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A world of beasts in Ashrafieh.

Summary: "The animal," said gallerist Alice Mogabgab, "has become a symbol, the subject of a piece of art."

BEIRUT: "The animal," said gallerist Alice Mogabgab, "has become a symbol, the subject of a piece of art."

The gallerist is putting her money where her mouth is. "Animal," the current exhibition at Alice Mogabgab Gallery features works by 20-odd artists, including French painter Charles Belle, English sculptor Emma Rodgers, Lebanon's Fadia Haddad and Houda Kassatly and Japan's Takayoshi Sakabe, among others.

The exhibition has a backstory.

In late March of this year, Mogabgab participated in Art Paris, an extensive art fair that gathers galleries from all over the world at the Grand Palais. The Mogabgab Gallery stand sported an animal-themed display of paintings and sculptures. After finding some success in the French capital, the gallerist has brought these works back to Beirut.

"Animal" is curated by French filmmaker Luc Jacquet -- best known as the writer-director behind "The March of the Penguins" (2005) and "The Fox and the Child" (2008). He's also made a film about snakes.

Based on his oeuvre as a filmmaker, Jacquet is interested in animals, so it's no surprise, perhaps, that he was enthusiastic about assembling an exhibition on a similar theme.

The filmmaker-turned-curator stopped in Beirut for the opening of his exhibition. "What interests me," said Jacquet, "is diversity in people's impressions of things." This is precisely what onlookers can expect from his exhibition.

"Spider Seduction," a mixed-media work by Belgium's Pascale Bernier, may have given goosebumps to any arachnophobes in the house. The artist has delicately pinned a tarantula to a round piece of white embroidery -- as good an approximation of a spider's web as any human handicraft.

Like "Orville, the Helicopter Cat," by Dutch artist Bart Jansen, which recently caused a stir during Amsterdam's KunstRAI art festival, Bernier's work mingles art with taxidermy to create a sort of still life sculpture. A close examination will reveal the needle that paralyzed the arachnid, like the ones bug collectors use on butterflies.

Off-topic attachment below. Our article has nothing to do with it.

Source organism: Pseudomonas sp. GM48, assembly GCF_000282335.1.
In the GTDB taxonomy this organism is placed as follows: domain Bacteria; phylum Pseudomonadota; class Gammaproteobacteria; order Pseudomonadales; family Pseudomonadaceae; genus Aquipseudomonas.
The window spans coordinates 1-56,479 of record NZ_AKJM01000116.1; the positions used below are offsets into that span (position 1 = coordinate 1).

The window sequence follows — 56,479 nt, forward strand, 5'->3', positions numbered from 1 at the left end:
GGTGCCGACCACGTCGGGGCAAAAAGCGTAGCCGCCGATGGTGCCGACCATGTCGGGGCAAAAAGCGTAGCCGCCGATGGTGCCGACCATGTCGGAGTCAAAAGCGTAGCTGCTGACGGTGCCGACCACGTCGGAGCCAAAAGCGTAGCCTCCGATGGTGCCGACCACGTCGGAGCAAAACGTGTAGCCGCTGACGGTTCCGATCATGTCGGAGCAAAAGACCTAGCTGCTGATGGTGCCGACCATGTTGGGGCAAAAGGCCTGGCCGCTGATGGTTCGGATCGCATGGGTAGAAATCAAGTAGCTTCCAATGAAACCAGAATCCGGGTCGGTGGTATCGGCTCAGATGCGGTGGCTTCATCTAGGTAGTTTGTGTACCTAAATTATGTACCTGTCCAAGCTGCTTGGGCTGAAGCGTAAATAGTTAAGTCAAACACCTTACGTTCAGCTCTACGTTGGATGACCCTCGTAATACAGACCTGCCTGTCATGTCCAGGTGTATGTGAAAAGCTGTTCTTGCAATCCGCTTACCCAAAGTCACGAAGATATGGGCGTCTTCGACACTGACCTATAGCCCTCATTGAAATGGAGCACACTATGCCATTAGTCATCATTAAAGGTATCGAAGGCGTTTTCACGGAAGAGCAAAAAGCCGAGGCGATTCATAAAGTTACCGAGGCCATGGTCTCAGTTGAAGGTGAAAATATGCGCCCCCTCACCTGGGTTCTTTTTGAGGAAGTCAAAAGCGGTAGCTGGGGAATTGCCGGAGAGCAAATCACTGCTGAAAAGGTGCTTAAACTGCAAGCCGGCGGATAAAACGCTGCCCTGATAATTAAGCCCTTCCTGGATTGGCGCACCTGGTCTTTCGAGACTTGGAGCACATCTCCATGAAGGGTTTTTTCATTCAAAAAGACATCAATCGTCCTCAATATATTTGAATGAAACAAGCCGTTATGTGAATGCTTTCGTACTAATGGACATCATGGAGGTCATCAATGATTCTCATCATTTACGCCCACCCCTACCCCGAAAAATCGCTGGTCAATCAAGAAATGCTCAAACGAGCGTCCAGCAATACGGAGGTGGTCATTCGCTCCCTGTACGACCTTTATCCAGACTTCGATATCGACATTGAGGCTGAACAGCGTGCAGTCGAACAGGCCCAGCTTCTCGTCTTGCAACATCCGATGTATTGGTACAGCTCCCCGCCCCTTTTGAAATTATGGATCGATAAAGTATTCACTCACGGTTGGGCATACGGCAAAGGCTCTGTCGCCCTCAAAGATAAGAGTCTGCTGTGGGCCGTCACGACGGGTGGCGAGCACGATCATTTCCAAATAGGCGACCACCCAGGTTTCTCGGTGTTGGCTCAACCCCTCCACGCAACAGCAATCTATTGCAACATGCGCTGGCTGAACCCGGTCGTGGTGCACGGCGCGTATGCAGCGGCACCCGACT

There is something skeletal -- more precisely exoskeletal -- in Emma Rodgers' bronze and ceramic sculptures, but this comparison shouldn't be read negatively. Although her slender renderings of dog, bear and horse resemble shells, for all their hollowness they are imbued with a great deal of power.

Her bronze "L'Ours" (The Bear) portrays the majestic animal with one leg. What is startling is how -- though this bear only has one functional leg -- there is an impressive sense of how the piece radiates motion. It is as though the creature's bearing transcends matters of anatomical precision.

Meandering through the gallery, onlookers will also find themselves face-to-face with "Zebu" (55x74x31 cm), a metal sculpture by Lebanese sculptor Farid Zoghbi. If Rodgers' work has an exoskeletal quality, Zoghbi appears to have taken a fancy to the skeleton.

His metallic sculpture of the Zebu (a humpbacked South Asian ox or cow) evokes an aspect of brutality yet also fragility and elegance. The delicately applied metal bars effectively suggest the creature's bone structure.

"Animal" has provided an opportunity for the works of Lebanon's Fadia Haddad to return to the Mogabgab Gallery. Her mixed-media piece "Songeurs de Synonymes" (Dreamers' Synonyms, 162x130 cm) depicts two birds. One occupies the center of the media while the second, smaller, one seems to be elevated on an unidentified circular item.

Whether geese or storks, the bird is omnipresent in Haddad's paintings -- as are masks, which was the title of her earlier November 2010 exhibition at the Mogagab Gallery.

Luc Jacquet was en route to Peru when he dropped by Beirut. There he plans to shoot a new film, "It Was a Forest," which will take as its subject (you guessed it) forests. The project will also take him to Gabon.

The new film, he explained, would mingle footage of what remains of the Peruvian forest with animated representations of what is invisible to the human eye -- forest growth. Jacquet hopes the film will capture in a few hours what usually takes several centuries to actually transpire. The French filmmaker expects the film to see the light of day next year.

"Animal" is on display at Ashrafieh's Alice Mogabgab Gallery until July 28. For more information, please call 03-210-424.

Copyright 2012, The Daily Star. All rights reserved.

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Publication:The Daily Star (Beirut, Lebanon)
Date:Jun 25, 2012
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